A power chord can be both a major or minor chord, that’s why it’s so great to use for rock music!

The fingering is the following:

  1. Barre with your first finger the 2nd fret of the D and G
  2. Play only the Open A, D, and G

Have a look at the video to see how a power chord is formed and how to play one with ease.

(Video 9 Will be inserted here)

Popular Related Article: C Guitar Chord

9. A Power Chord – A5 added 5th

A Power Chord A5 Added 5th

Tips, Tricks, Common Challenges

The main challenge of playing power chords lies in muting all the other strings except for the ones you are playing.

You can do this by gently resting your index finger on top of the strings you are not playing. This way it’s guaranteed that you can strum all the strings without hearing any unwanted notes and also have a nice percussive effect when doing it.

Expert Insight

One great tip on playing the A power chord is to try and play the open low E string along with the chord.

A power called is alternatively called a 5th chord. The reason is because the formula of the chord includes the 1st (root) and 5th interval of the A major scale, the A and E notes.

So if you are playing the shape above you are just playing the E note on the lower string which produces a unique heavy sound.

Power chords are usually used in rock music and depending on the context of the song they can take major or minor properties. So for the moment just rock out on the power chord and know that it will work in most situations.

Popular Related Article: B Guitar Chord Guide

Final Tips on Playing the A Major chord

Think about which chord comes next

Whenever you play the A major chord think what chords come next so that you can plan ahead your chord change and can make it on time! This is very important, especially if you want to switch from a power chord to an open chord and vice-versa.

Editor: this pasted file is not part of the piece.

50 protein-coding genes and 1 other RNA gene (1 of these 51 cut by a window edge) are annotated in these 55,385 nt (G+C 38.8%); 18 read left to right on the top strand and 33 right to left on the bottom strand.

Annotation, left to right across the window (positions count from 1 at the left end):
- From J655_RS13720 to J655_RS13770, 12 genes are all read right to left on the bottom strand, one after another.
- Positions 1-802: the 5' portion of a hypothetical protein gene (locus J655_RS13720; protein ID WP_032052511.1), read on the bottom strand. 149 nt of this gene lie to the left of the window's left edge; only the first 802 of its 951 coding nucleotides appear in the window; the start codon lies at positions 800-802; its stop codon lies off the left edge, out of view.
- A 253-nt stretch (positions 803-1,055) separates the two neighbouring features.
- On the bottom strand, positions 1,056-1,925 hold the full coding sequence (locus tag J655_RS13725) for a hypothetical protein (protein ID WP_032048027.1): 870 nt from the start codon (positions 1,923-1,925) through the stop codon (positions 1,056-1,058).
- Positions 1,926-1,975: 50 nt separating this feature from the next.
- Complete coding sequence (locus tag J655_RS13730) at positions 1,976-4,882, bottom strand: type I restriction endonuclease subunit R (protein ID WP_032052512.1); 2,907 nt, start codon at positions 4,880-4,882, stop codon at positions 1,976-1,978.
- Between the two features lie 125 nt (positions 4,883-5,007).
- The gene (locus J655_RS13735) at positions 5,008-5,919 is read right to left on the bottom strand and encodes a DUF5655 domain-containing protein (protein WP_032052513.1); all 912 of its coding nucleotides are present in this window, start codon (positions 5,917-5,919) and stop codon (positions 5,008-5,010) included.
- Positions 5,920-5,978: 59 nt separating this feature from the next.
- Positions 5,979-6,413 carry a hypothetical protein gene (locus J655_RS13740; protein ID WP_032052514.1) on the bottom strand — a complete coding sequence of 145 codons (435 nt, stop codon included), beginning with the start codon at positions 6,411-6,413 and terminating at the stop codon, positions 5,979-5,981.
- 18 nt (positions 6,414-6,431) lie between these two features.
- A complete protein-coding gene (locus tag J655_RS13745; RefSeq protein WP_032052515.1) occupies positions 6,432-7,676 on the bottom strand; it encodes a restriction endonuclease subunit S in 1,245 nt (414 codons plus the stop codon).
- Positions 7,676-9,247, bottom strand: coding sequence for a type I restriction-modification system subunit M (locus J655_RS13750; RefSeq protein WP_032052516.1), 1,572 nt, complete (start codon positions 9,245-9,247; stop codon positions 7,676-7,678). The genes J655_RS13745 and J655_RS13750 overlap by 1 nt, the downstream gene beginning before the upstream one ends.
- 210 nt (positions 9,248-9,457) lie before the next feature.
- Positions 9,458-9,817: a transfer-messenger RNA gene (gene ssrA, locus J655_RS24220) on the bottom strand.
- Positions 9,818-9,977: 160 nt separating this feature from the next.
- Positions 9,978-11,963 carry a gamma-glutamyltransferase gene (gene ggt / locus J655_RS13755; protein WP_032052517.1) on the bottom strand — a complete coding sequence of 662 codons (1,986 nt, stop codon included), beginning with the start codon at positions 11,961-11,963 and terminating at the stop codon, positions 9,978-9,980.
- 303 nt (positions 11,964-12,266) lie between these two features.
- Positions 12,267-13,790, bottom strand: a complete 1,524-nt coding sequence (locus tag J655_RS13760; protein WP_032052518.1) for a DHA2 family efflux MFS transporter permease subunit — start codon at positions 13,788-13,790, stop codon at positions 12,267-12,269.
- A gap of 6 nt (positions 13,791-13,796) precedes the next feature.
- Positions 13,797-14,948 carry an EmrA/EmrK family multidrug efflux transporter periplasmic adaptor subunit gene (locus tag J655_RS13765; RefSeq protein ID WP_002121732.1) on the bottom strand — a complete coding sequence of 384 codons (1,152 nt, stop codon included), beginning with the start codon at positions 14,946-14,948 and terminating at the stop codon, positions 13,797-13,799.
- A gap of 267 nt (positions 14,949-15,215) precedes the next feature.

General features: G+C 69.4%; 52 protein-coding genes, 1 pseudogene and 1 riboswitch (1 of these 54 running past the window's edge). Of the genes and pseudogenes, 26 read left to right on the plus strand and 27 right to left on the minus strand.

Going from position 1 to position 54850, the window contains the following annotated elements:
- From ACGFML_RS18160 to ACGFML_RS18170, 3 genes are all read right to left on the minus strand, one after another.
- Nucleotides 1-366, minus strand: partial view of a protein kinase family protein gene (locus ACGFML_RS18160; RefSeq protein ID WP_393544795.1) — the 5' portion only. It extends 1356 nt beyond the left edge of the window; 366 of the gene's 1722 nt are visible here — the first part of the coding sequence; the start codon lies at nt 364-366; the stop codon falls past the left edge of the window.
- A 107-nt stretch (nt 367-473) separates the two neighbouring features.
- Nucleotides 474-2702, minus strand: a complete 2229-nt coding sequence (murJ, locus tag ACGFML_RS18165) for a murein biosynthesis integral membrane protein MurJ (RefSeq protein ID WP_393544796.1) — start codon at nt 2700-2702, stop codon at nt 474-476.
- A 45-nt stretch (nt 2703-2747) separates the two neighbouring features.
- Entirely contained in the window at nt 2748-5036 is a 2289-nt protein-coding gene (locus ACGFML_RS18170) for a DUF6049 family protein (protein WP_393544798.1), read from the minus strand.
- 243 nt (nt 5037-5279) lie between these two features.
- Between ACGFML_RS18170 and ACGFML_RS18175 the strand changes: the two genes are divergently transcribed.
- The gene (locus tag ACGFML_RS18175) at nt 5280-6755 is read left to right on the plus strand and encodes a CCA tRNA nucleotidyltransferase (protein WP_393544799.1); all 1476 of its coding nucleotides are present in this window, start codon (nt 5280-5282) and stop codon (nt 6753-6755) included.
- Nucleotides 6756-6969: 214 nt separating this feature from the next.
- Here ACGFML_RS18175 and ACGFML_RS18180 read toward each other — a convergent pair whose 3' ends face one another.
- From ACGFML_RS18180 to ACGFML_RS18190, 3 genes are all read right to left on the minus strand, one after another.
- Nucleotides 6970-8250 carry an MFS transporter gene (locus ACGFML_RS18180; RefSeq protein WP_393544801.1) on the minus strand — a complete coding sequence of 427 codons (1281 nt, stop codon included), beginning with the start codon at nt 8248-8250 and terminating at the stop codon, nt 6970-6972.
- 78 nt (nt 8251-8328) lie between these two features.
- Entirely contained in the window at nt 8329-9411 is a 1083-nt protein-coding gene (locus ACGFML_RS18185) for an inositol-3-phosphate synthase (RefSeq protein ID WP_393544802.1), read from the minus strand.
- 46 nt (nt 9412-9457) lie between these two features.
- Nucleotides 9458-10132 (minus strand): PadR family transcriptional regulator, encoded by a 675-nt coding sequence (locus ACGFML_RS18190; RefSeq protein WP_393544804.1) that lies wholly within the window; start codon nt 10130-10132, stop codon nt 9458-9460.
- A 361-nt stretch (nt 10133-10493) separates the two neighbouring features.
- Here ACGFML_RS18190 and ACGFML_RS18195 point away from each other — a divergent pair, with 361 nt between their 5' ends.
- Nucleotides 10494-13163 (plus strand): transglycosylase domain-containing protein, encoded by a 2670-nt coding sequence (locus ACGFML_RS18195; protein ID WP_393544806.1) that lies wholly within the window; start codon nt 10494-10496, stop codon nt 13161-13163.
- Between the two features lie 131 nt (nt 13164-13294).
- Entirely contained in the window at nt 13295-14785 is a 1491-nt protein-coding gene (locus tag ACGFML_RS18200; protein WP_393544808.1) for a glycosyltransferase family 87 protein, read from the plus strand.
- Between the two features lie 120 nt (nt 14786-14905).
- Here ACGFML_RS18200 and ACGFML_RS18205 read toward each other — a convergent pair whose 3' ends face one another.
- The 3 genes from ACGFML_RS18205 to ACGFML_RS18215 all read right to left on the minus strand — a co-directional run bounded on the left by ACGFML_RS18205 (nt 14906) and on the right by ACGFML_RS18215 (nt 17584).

Practice strumming and developed finesse with your strumming hand

There is no great left hand without a great right one and vice-versa. If you strum too hard with your right hand or are fingerpicking and missing the strings then probably the chords will not ring outright.

Try to strum gently and then pick all the strings one by one to figure out if you are playing the chord right, and if not, find out where the problem lies.

Leave space in the mix for other guitar players/instruments

If you are jamming with a friend and he plays an A open chord then you should follow up by playing the same chord but in a different position! That will sound way better than playing the same A major shape.

The reason behind that is to fill all the spectrum of sounds and create more variations with the music. If you try to play the same chord shape as the other player then the sound gets mixed and sometimes it becomes less powerful than playing 2 different shapes.

That does it for this guide, let us know if you have any questions about the A guitar chord below.